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Peugeot 407 Coupe

Broadcast date : 28th May 2006


The Toyota RAV4 recently entered its third incarnation as everyoneís idea of an iconic sports utility vehicle. The RAV4 can justifiably claim to have invented the recreational semi-off-road vehicle market, where the accent is more on lifestyle than rock-climbing.

Nissanís Navara is cut from a different sheet of metal and represents a different evolutionary line on the weekend fun market. 

Based on a commercial pick-up platform, itís conceptually far removed from the RAV4, but both types of cars have a degree of off-road ability.

To put the vehicles to a test we thought would be typical of what owners would demand of these two Recreational Vehicles, or RVs, we took them to the Zwartkops Raceway complex near Pretoria, where the off-road track has recently been re-opened by the Protea Eco-Adventures group.

The Navara is one good-looking hunk of a rugged recreational vehicle. Nissan has certainly emerged from its styling doldrums in a big way, and yes, this big double cab does meet the visual expectations of the companyís new perceptual paradigm.

The interior matches the sheet-metal visuals with plenty of rear-seat space, and a classy spec level that includes remote steering-wheel controls.

The RAV4 has always dished up sophistication since its early 1990ís debut, and Toyotaís latest rendition is no different.

The new model is now only offered as a five-door, which means it has lost a little of its cuteness appeal. But itís an evolution of a highly sophisticated design, still offering classy hatchback attributes with a degree of real off-road ability.

Our Navara test model came with the potent four-litre V6 engine, while the RAV4ís bonnet revealed yet another refinement of Toyotaís two-litre transverse four.

The Nissan is a rear-wheel-drive only vehicle, while the RAV4 has four-wheel-drive and a new electromagnetic diff lock, but no low-ratio option. How would they shape up at the Zwartkops playground?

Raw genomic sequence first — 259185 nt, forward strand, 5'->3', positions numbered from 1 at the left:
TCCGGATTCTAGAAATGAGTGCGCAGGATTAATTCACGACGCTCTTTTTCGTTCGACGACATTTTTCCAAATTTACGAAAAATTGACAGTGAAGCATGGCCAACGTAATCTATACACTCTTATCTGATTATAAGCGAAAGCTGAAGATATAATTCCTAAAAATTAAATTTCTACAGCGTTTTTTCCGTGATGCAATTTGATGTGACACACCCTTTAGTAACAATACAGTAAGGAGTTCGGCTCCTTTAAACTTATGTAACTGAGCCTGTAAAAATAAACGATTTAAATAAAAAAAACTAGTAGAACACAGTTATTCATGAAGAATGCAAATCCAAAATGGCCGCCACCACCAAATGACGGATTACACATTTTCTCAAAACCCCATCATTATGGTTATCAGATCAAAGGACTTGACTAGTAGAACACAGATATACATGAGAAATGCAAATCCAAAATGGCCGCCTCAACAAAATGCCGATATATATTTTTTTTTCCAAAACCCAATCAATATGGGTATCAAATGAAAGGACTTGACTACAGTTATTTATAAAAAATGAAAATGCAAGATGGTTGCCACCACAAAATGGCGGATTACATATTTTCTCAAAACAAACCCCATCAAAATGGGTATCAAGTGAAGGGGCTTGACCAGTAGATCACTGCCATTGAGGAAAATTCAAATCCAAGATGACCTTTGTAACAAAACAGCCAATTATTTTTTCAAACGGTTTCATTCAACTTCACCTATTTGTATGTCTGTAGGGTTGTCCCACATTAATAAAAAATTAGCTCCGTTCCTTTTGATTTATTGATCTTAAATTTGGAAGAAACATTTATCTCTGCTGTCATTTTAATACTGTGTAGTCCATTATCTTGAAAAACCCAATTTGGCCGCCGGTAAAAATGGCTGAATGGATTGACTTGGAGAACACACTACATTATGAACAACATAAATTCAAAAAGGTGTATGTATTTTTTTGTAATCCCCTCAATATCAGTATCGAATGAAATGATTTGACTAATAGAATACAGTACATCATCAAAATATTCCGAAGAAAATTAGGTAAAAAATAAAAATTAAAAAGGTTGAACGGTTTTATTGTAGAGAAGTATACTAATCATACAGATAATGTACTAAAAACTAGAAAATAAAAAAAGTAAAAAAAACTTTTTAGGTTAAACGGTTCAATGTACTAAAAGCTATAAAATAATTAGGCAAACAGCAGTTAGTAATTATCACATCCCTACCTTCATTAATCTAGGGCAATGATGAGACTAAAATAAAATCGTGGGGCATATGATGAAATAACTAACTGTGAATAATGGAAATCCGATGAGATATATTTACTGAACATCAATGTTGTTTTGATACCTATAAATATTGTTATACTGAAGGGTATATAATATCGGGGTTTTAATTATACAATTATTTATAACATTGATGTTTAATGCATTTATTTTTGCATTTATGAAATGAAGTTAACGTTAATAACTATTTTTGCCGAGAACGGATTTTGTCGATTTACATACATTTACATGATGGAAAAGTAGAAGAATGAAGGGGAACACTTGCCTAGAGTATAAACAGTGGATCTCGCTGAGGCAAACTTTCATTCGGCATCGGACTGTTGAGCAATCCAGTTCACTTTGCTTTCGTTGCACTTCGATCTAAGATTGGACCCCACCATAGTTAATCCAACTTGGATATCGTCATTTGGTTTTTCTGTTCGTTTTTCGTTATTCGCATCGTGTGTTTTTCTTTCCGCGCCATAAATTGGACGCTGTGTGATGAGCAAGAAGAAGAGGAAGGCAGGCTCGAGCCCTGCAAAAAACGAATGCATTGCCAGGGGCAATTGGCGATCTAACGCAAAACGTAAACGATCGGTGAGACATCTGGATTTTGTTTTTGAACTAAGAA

The Nissan Navara has initially been introduced as a rear-wheel-drive-only range of double cabs with two engine options, a 2,5 litre turbodiesel, and "our" four-litre V6 petrol model.

This 4x2 offering makes sense from a marketing point of view, as some seventy per cent of double cabs sold are 4x2's.

However, a strange omission in the Navara V6ís specification is that of a diff lock, a device that stops one of the rear-wheels from spinning away all its power when it loses traction.

Even the weekender configuration of the Protea Zwartkops venue made the Navara a handful at times.
The lack of low-range and relatively little torque puts the RAV4 at a disadvantage when it comes to climbing over rocks or other obstacles at very low speed.

On the other hand, its torque-sensing four-wheel-drive and good ground-clearance with a clean underbody, give it an off-road capability thatís surprising for a mere "soft-roader".

The 4x2 Navara is not configured as an off-roader despite its looks. 4x2's are more popular than 4x4ís because they are cheaper to buy and run.

Switching to the RAV4, Hendrik missed the torque of the big Nissan. The Toyota needed a different approach.

The lack of low-range means you have to approach obstacles faster than you would in a hard-core off-road situation.

But the four-wheel-drive system, with a diff lock, quickly sorts out traction problems. SUVs without low range are limited in other ways. Steep down-hill running means having to rely on the brakes rather than engine torque to maintain control.

We really have lots of respect for the Navara, but in this situation its wonderful, torquey V6 was actually a liability with only a limited-slip rear-axle, and no diff-lock.

This isnít a criticism of the engine or drive-train, but we canít understand the oversight, as diff-locks are relatively cheap to fit and so effective they can rival a 4x4ís capabilities in the right hands.

Even in less challenging situations, such as a typical farm track, this 198 kilowatt Nissan is going to spin too much of that power away.

Attempting the same slope in the little RAV4 once again underlined its impressive off-road abilities, as long as momentum can be maintained with the relatively low-on-torque, high-revving four-cylinder motor. The RAV doesnít lack for traction.

Thereís no getting away from the fact that vehicles like these will spend most of their working lives on tar. And as a weekend get-away vehicle, especially if itís to be used for towing, the Nissan Navara four-litre V6 is wonderful for carrying five people and slurping up the kilometers.

The RAV4 is going to be used as a runabout, and this latest model will once again be especially popular with well-heeled housewives. Itís perhaps not quite as striking as before, but that may be due to the fact that thereís now so much competition in the niche the RAV4 created.


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